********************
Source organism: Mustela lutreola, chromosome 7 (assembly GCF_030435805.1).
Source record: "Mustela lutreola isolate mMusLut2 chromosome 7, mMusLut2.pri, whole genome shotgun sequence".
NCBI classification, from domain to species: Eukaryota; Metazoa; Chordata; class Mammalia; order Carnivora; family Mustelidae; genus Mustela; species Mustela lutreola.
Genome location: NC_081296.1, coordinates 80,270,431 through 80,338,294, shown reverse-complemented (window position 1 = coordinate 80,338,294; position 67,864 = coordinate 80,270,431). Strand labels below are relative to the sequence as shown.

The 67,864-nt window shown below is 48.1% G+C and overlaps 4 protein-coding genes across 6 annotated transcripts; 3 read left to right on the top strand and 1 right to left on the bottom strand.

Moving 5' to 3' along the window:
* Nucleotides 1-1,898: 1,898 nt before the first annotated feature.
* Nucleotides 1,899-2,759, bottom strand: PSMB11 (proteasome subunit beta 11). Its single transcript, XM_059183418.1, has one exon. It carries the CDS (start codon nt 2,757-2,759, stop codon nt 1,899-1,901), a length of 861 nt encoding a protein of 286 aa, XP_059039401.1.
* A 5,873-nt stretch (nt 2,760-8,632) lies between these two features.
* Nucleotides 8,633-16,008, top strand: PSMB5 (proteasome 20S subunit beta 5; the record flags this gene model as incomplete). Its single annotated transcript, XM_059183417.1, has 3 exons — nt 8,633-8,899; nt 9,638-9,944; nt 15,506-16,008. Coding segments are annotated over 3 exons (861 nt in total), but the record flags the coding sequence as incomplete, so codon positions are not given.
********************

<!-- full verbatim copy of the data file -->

Source organism: Mustela lutreola, chromosome 7 (assembly GCF_030435805.1).
Source record: "Mustela lutreola isolate mMusLut2 chromosome 7, mMusLut2.pri, whole genome shotgun sequence".
NCBI classification, from domain to species: Eukaryota; Metazoa; Chordata; class Mammalia; order Carnivora; family Mustelidae; genus Mustela; species Mustela lutreola.
Genome location: NC_081296.1, coordinates 80,270,431 through 80,338,294, shown reverse-complemented (window position 1 = coordinate 80,338,294; position 67,864 = coordinate 80,270,431). Strand labels below are relative to the sequence as shown.

The 67,864-nt window shown below is 48.1% G+C and overlaps 4 protein-coding genes across 6 annotated transcripts; 3 read left to right on the top strand and 1 right to left on the bottom strand.

Moving 5' to 3' along the window:
* Nucleotides 1-1,898: 1,898 nt before the first annotated feature.
* Nucleotides 1,899-2,759, bottom strand: PSMB11 (proteasome subunit beta 11). Its single transcript, XM_059183418.1, has one exon. It carries the CDS (start codon nt 2,757-2,759, stop codon nt 1,899-1,901), a length of 861 nt encoding a protein of 286 aa, XP_059039401.1.
* A 5,873-nt stretch (nt 2,760-8,632) lies between these two features.
* Nucleotides 8,633-16,008, top strand: PSMB5 (proteasome 20S subunit beta 5; the record flags this gene model as incomplete). Its single annotated transcript, XM_059183417.1, has 3 exons — nt 8,633-8,899; nt 9,638-9,944; nt 15,506-16,008. Coding segments are annotated over 3 exons (861 nt in total), but the record flags the coding sequence as incomplete, so codon positions are not given.